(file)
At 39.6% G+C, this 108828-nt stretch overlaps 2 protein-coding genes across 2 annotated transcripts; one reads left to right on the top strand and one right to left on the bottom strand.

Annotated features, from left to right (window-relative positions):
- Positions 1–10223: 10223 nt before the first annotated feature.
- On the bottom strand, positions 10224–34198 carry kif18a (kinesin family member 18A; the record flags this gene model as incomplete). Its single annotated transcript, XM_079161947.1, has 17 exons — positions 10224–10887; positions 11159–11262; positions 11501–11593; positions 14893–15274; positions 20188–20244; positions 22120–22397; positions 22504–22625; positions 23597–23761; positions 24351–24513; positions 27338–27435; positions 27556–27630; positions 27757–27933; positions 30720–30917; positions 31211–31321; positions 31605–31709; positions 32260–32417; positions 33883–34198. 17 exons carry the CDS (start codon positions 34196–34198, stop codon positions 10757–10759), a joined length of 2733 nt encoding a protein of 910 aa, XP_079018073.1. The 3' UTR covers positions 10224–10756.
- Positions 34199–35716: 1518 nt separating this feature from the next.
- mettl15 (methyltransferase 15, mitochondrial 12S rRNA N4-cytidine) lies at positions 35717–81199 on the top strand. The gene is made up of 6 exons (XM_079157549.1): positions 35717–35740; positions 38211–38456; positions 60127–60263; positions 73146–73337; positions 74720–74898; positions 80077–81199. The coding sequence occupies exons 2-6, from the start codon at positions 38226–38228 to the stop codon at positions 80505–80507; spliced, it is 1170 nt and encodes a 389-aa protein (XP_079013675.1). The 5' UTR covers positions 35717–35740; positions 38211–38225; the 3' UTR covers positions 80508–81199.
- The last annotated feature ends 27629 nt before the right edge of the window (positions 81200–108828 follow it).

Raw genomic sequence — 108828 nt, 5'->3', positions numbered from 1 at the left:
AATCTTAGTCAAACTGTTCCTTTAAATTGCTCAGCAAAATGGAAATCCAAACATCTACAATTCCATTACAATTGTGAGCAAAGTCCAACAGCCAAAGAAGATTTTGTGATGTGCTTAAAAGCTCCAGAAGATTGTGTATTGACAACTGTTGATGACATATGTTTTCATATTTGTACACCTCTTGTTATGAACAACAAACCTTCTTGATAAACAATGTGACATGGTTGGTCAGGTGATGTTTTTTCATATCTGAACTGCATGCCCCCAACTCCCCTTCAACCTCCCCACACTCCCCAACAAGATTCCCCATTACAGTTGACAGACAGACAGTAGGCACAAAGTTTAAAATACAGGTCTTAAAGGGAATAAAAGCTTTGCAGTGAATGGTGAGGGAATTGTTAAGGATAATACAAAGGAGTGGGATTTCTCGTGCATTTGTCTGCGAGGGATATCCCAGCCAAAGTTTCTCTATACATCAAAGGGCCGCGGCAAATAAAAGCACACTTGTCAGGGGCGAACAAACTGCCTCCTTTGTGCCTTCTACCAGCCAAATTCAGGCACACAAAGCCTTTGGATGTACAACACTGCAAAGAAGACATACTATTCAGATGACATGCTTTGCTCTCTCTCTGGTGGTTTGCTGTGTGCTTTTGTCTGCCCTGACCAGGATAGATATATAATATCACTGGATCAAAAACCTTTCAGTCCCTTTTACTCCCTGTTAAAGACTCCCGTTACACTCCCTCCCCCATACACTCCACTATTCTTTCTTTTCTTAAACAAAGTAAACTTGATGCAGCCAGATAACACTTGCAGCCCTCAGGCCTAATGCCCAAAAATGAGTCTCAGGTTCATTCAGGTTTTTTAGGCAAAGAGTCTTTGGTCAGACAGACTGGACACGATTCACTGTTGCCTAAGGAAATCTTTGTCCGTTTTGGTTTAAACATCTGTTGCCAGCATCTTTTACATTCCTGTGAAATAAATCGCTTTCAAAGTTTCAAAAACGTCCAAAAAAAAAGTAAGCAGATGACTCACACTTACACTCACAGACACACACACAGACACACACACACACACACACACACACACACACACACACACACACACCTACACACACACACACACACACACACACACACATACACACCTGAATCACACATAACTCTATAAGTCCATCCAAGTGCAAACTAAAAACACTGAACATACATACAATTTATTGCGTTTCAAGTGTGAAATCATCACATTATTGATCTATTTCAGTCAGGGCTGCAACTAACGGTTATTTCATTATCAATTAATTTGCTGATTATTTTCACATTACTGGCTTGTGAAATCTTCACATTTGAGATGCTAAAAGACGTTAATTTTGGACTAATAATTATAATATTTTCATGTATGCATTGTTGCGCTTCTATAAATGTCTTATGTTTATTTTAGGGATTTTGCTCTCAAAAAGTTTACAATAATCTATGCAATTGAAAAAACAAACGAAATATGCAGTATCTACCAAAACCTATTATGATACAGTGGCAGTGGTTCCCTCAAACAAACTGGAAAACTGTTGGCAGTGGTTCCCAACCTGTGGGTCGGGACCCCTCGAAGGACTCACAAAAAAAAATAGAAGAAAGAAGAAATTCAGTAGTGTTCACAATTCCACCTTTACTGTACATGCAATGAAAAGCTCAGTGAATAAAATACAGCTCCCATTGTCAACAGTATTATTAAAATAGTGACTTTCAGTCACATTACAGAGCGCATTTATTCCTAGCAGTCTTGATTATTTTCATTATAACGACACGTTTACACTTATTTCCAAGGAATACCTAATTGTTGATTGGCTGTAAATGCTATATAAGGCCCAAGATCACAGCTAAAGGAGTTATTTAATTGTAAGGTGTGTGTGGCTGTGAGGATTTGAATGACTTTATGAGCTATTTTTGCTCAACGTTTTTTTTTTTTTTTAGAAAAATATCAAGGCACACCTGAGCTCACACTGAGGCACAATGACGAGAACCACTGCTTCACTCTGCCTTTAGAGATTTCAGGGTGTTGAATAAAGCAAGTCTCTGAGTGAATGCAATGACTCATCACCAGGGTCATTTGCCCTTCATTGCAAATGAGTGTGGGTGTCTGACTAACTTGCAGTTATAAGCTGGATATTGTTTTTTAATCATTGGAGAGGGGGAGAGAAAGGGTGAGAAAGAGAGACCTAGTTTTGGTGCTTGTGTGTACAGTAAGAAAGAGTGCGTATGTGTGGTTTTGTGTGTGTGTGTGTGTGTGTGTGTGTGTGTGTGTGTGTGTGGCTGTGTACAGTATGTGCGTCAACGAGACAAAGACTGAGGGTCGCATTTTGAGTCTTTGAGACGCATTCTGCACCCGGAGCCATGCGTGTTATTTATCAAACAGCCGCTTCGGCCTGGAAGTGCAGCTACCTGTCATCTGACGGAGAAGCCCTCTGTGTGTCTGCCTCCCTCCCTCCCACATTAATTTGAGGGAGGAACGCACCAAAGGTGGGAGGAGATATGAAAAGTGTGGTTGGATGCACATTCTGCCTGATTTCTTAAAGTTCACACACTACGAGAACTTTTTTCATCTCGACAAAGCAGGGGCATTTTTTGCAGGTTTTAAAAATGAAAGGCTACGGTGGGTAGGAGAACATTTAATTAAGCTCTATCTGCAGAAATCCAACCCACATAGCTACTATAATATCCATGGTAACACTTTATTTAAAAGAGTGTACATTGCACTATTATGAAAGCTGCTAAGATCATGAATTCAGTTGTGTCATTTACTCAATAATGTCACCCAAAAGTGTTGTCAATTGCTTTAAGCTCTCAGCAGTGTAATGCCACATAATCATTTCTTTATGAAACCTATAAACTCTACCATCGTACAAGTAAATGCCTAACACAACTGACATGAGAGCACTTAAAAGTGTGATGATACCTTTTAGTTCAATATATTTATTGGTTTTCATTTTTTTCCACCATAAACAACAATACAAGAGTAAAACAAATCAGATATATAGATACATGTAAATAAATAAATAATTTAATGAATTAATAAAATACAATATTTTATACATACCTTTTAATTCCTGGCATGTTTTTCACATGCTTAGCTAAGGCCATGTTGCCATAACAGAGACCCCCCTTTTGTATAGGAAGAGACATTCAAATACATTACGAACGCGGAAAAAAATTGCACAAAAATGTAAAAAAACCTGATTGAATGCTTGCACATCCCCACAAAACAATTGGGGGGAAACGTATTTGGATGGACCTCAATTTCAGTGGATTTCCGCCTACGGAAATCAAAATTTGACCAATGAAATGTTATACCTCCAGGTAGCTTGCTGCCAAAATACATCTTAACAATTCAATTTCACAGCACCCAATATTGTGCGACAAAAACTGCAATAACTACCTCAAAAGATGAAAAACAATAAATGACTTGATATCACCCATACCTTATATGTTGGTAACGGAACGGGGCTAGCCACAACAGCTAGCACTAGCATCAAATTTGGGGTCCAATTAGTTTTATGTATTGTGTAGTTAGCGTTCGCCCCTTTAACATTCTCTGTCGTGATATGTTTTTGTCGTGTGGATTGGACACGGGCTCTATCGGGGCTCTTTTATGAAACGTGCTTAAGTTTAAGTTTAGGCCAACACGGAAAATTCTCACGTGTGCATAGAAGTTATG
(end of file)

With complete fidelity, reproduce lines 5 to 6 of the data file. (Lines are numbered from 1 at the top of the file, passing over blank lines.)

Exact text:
- Positions 34199–35716: 1518 nt separating this feature from the next.
- mettl15 (methyltransferase 15, mitochondrial 12S rRNA N4-cytidine) lies at positions 35717–81199 on the top strand. The gene is made up of 6 exons (XM_079157549.1): positions 35717–35740; positions 38211–38456; positions 60127–60263; positions 73146–73337; positions 74720–74898; positions 80077–81199. The coding sequence occupies exons 2-6, from the start codon at positions 38226–38228 to the stop codon at positions 80505–80507; spliced, it is 1170 nt and encodes a 389-aa protein (XP_079013675.1). The 5' UTR covers positions 35717–35740; positions 38211–38225; the 3' UTR covers positions 80508–81199.